Public Rights of Way
New guidance from DEFRA on public rights of way
The risk of the coronavirus being passed on to others from people using public rights of way and other paths and trails is considered to be very low as long as people follow the Government’s instructions to maintain social distancing. But if possible try to avoid using footpaths etc that may take you through a farmstead or other rural business where social distancing may be difficult.
Landowners do not have the legal right to block or obstruct public rights of way. However, in very limited circumstances where large numbers of people are using such routes, landowners may consider the following measures:
- tying gates open if it is safe to do so, so that walkers do not need to touch the gate.
- temporarily displaying polite notices that encourage users to respect local residents and workers by following social distancing guidelines and consider using alternative routes that do not pass through gardens, farmyards or schools.
- offering an alternative route around gardens and farmyards only where it is safe to do so (you must gain permission from relevant landowners and make sure the route is safe for users and livestock) provided that the original right of way is maintained.
All our National Trails remain open including newly opened stretches of England Coast Path, however people must follow the Government’s instructions to maintain social distancing.
Update from Dorset Council 31.03.20
Dorset has almost 3,000 miles of rights of way criss-crossing the county, giving access to the countryside via footpaths, bridleways, trailways and cycleways.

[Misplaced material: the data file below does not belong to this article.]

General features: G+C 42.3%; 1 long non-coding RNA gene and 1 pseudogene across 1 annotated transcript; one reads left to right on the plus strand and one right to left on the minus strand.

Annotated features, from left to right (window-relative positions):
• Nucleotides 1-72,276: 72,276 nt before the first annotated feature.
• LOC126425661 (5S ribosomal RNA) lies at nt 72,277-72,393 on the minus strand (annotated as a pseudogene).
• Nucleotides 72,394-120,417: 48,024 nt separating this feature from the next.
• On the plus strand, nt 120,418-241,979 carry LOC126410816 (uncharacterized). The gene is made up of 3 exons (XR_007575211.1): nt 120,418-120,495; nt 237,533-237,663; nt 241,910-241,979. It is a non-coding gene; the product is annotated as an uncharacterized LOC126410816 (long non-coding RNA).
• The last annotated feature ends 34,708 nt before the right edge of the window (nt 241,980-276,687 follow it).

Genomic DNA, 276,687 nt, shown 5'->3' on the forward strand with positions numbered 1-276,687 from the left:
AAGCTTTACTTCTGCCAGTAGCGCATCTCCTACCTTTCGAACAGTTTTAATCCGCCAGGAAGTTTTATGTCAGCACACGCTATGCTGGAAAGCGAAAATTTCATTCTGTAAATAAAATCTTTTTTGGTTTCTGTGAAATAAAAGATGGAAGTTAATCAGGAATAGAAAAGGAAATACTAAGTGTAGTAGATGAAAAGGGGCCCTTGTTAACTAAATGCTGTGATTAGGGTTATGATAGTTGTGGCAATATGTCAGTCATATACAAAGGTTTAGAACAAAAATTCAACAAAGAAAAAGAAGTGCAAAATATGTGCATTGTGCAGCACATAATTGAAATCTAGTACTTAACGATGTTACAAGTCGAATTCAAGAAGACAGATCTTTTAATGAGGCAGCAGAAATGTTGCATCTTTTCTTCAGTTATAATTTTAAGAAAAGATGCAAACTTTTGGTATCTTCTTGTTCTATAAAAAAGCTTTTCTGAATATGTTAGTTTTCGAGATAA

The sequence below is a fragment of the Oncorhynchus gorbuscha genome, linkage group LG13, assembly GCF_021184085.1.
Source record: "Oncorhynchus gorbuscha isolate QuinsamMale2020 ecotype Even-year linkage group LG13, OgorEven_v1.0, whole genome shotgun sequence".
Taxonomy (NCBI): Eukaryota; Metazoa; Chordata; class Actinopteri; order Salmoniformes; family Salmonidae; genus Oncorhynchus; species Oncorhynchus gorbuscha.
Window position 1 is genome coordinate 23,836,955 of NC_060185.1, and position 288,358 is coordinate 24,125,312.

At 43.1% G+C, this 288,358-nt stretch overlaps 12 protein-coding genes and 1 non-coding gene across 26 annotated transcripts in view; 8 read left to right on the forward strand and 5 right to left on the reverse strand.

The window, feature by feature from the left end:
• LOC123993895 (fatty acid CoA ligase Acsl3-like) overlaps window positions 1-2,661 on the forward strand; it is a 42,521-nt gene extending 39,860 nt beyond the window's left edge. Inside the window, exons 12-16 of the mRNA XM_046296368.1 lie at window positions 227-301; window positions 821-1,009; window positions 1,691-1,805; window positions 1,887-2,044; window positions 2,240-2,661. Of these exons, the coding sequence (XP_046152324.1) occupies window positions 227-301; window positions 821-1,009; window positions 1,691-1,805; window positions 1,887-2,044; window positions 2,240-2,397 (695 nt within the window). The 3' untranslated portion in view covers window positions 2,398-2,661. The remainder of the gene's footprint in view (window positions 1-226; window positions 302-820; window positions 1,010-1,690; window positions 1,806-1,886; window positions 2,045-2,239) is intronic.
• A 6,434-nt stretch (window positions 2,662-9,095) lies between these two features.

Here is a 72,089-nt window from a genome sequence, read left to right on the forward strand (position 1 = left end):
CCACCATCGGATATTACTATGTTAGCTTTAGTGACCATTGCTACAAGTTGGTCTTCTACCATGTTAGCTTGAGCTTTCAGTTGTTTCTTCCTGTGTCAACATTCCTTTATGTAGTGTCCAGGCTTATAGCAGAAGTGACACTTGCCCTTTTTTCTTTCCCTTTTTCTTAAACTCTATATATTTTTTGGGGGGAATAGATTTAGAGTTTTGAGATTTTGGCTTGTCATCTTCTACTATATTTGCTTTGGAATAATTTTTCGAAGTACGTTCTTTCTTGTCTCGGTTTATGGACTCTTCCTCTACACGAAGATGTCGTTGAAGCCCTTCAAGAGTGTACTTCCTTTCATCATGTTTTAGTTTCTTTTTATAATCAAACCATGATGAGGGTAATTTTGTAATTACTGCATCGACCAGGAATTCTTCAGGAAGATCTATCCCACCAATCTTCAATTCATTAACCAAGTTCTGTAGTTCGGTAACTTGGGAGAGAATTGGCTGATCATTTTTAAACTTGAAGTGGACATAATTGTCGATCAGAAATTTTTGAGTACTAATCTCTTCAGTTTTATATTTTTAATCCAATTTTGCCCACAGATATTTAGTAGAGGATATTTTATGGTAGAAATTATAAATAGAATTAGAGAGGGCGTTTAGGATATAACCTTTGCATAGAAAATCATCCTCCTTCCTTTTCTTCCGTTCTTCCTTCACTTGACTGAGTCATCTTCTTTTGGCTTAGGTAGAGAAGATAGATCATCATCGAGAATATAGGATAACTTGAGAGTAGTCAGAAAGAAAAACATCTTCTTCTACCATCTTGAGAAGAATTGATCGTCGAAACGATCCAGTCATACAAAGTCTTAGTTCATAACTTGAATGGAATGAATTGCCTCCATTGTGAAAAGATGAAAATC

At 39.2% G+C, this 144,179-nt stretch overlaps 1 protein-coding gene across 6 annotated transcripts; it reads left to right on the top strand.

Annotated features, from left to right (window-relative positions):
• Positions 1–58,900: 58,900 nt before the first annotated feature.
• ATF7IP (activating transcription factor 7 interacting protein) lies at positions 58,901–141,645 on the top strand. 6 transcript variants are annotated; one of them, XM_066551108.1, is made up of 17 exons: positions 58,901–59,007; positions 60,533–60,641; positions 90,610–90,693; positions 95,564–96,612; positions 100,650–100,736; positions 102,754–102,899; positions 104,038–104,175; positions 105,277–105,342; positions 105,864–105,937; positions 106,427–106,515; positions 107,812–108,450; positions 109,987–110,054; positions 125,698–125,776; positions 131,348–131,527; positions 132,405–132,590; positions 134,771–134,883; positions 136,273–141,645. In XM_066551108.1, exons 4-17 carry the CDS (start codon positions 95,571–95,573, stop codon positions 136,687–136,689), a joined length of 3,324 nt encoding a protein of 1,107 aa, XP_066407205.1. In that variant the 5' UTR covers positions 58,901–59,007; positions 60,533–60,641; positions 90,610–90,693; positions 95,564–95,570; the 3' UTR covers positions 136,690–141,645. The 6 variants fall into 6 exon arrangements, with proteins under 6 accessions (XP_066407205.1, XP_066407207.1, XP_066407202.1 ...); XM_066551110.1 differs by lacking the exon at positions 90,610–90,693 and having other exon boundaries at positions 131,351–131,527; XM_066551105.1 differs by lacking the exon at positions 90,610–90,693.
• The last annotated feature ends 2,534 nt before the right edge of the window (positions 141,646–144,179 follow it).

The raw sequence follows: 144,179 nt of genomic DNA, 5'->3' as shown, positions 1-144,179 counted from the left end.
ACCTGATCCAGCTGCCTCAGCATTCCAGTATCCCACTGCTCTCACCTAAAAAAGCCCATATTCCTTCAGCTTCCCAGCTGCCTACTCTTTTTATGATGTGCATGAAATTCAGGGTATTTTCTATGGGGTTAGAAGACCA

These provide a very useful resource for people under the current Coronavirus (COVID-19) restrictions to complete their one form of daily exercise, while social distancing. Maintained by Dorset Council and landowners, these paths should not be blocked or obstructed and cannot legally be closed to the public.
Many of these paths cross agricultural or forestry land. So, if you are using them be mindful of the restrictions, keep to the Rights of Way, ensure gates are closed, dogs are kept under close control and on leads where required and you clear up after your dog – taking your dog’s waste home with you to place into your household dustbin. Dog’s faeces can carry germs that are harmful to livestock.
Travel for exercise is not essential travel and you should use paths that you can access from your home. Where rights of way pass close to, or through residential and agricultural properties, it is important that the existing Government advice regarding social distancing and hand washing is followed.
If there is a particular problem with people gathering on rights of way or cycleway/ walking trails, then the Police should be informed. They have the power to disperse any groups behaving in such a way.